But despite their status as exiles in a pious homeland, they possess a profound affinity for it. It surfaces in their output as Quiet Evenings (a name the couple says is as ironic as it is earnest). The Intrepid Trips LP and Patience Folding Waters cassette from last year are highly indicative of the duo's style. But the real gem to date is the Transcending Spheres CD on Australian label Preservation. Though synthesizers play a primary role, the addition of guitar (Grant), vocals (Rachel) and field recordings help create an array of subtle, electro-acoustic textures. These, in turn, lend Quiet Evenings' melodically rippling drones a warm, earthbound flavor. Several pieces, including "Relativity" and "Departing," sound like ambient distillations of the thick, moist haze that clings to the deep South's dense vegetation when temperatures begin rising in the springtime.
"There's something about Georgia and all its trees," says Grant, ruminating on the influence of the surrounding nature. "There are all these great sounds at night, birds and insects."
His wife takes that thought in a more abstract direction. "It's about how the water meets the land." She looks out the patio windows, pointing to a forest trail that leads to the lakeshore. "We're on top of a crystal hill, actually. If you explore the lake, there is quartz everywhere. I don't know if that affects us, but..."
Our conversation then turns to the cultural. "There's a pace in the South," says Grants. "Everything takes its time. That's a big thing with our music. It's just kind of slow." Such a comment echoes the old adage about how time down here is more fluid, less regimented, because the industrial clock never crept below the Mason-Dixon Line. It's a quality that's quite apparent when contrasting Quiet Evenings' understated drift to the heroically propulsive neo-Kosmische of Emeralds or Rene Hell (both of whom are stridently glass, concrete and steel in structure). Said contrast also makes plain the homespun sentiment that Rachel and Grant's music exudes. Rather than deal in grand Promethean statements (i.e. the relentless quest for dizzying new heights), they balance innovation with a sense of beauty and craft that's distinctively domestic, reflecting as it does the peace the husband and wife have obviously made with the South's passion for tradition—marriage, family, home.
This dance between escape and expression reaches a distinct pitch in the music of Motion Sickness Of Time Travel. Rachel's life trajectory is unambiguously Southern. She was raised in a sheltered Christian home about 40 miles northeast of Lagrange. "I did a lot of choir singing. I took piano lessons from age five. It was all through the church—everything was." At 18, she moved from one shelter to another: Lagrange College, where as an undergraduate she studied voice and composition (as well as graphic design). With her new boyfriend Grant exposing her to the world of electronic music, she began butting heads with those professors who frowned upon her budding interest in experimentalism. "They wanted very traditional orchestration, string quartet stuff."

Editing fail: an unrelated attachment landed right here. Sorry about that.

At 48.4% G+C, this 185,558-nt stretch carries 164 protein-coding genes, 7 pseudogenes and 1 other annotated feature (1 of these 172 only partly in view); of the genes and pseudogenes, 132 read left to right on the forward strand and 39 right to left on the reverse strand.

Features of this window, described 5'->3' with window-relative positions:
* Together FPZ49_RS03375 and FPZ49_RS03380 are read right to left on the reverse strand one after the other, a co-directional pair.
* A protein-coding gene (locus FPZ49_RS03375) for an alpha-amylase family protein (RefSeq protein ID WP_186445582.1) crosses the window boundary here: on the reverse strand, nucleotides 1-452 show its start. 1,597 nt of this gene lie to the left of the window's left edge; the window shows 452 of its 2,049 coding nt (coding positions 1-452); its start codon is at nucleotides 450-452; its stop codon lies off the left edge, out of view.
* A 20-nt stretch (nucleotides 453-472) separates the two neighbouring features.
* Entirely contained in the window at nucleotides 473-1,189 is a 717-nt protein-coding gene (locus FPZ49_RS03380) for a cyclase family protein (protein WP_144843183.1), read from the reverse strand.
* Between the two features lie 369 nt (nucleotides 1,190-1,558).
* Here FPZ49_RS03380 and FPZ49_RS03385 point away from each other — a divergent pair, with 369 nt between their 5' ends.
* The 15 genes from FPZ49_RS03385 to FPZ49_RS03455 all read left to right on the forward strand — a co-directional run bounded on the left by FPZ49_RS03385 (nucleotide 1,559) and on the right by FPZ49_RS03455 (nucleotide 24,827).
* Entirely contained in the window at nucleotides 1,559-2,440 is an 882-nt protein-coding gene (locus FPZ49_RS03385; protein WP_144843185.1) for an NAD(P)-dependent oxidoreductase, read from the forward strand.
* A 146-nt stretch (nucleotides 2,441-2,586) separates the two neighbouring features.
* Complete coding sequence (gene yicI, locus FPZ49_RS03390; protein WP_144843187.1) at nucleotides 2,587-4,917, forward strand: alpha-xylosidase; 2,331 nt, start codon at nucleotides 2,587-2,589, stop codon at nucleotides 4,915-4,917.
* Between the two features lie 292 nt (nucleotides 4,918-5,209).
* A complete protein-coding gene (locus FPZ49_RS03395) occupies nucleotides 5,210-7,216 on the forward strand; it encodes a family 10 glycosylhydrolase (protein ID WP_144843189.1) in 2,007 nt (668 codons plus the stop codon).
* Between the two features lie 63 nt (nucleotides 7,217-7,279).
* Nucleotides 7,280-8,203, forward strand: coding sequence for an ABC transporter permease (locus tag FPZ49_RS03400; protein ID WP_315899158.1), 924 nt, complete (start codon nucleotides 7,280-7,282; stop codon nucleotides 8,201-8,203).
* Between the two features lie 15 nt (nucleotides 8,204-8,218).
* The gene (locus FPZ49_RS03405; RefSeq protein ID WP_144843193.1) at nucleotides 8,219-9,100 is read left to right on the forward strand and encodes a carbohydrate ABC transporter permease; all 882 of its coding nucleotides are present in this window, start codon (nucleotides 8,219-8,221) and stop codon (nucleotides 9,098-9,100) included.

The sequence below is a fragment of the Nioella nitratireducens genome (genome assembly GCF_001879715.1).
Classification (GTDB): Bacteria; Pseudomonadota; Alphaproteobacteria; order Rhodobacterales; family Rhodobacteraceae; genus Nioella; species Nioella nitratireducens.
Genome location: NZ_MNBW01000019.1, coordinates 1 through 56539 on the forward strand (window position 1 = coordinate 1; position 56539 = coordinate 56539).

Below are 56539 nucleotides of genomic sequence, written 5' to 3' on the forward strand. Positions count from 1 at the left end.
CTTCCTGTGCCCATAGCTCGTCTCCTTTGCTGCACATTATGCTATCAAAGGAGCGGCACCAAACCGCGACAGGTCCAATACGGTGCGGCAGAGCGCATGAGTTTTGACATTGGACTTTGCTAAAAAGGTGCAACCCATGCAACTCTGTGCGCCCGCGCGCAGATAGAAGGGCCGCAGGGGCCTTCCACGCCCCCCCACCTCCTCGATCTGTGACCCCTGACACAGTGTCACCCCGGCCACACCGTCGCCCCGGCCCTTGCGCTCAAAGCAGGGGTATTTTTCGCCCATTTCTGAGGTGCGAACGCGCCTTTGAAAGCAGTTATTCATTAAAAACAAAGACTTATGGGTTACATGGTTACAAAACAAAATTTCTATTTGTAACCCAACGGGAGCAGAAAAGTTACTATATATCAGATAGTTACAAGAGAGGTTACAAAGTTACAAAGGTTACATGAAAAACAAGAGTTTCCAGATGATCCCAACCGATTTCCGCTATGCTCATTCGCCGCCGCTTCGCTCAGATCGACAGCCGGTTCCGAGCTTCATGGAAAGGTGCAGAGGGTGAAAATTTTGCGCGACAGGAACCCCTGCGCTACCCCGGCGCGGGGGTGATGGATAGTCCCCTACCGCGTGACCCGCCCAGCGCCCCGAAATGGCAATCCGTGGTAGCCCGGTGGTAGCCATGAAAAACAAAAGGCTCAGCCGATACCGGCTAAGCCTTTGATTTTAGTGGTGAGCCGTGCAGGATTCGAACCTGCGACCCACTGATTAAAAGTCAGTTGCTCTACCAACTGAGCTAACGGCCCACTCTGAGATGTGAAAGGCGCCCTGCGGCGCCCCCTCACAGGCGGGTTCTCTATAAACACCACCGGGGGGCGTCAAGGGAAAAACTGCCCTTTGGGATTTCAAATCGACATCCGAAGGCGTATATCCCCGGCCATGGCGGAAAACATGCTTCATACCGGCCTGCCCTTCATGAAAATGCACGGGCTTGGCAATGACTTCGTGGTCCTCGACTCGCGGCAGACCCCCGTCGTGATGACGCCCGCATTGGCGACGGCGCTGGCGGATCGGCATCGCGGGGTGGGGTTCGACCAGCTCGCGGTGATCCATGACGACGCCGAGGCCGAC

As a consequence, Motion Sickness' expansive washes of reverb and grandly cascading melodies constitute a kind of private zone reserved for dream-play and self-exploration. Rachel refers to this zone as her "real-time diary," and it allows her to shed years of convention and dogma while at the same time ruminating on the thing she cherishes most: her relationship with Grant.
Even so, Motion Sickness has gradually come to exude a palpable sense of reconciliation, something that's really quite evident on her new double LP for Spectrum Spools. While breathtakingly psychedelic and avant-garde, particularly in regards to stereo manipulation and stream-of-consciousness poetry, the record's quartet of 20-plus minute pieces betray Rachel's heady knowledge of choral and symphonic music. Seriously concentrated listening is required to even begin to decode the full sweep of her structures, melodies and changes.
"This is easily my longest project to date. It took almost a year to make," she says. "Grant and I listened to it for months, picking it apart over and over. He's my harshest critic."
Far more profound, Motion Sickness Of Time Travel also reconciles the artist with her religious background. Rachel probably bristles at such a claim, yet it's difficult denying the record—meditative, even sacred at times—shimmers in an amorphous, but no less potent, sense of the spiritual. Specific passages arise (the vocal-heavy middle section of "The Center" is but one) wherein the music sounds like a canticle stripped to its ritual essence: an exquisitely solemn human voice hovering in the chasm between bodily vessel and celestial apparition. Southern Cosmic, indeed.
Throughout our interview—which has included couch time, patio time, devouring-homemade-brownies-in-the-kitchen time—Grant has played a slew of Hooker Vision titles. Towards the end, he pops DJ Ecto Cooler's Late Night Grindin' on Sewer Pizza tape into the deck. Its cryptic, EVP-stained gurgle-goop (the sound of "ooze and slime, Teenage Mutant Ninja Turtles and '80s Nickelodeon") is far removed from the Evans' own projects.
This, according to Grant, is by design. "We don't like releasing stuff that's too similar to what we do."
Because the couple's curatorial bent is predicated upon difference and diversity, the Hooker Vision discography boasts a wealth of titles that don't (at face value, anyway) jibe with the Southern Cosmic concept. Celestial Habitat, the stellar new full-length from Franklin Teagle and Ryan McGill's Afterlife venture, might be entrenched in classic Kosmische Musik (not unlike Nova Scotian Arms), yet its sharp urban zap is more a reflection of the duo's current New York environs than suburban Georgia roots. Even further out are the Turn Back the Hands of Time cassette and Theme for Ascension and Eternal Love 7-inch, both from one Pierrot Lunaire (AKA John DeNizio). The musician's feral flow of lo-fi mold, antique detritus and space jazz makes for some of the most satisfying hypnagogia out there. And again, markedly dissimilar.
But with each title Grant plays, an underlying connection gradually emerges: every one sounds right at home in the couple's personal habitat. Though not a conscious decision on their part, it feels as if release on Hooker Vision is in large part dependent upon how deeply an artist's music melts into this rich, rural space. Thus, the tapes and records they put out belong (just like their own music) to a larger identity, one that's inextricably linked to geography and culture.
This larger identity is the true object of their nervousness. Though Grant and Rachel have an anchor in the lives they've established online, saying goodbye to west-central Georgia also means saying goodbye to a lot of what has helped shape their art and music. The Hooker Vision aesthetic is certain to evolve in unforeseeable ways once Rachel and Grant relocate to the mountains, where they will create a new home, as well as encounter an entirely different incarnation of the South.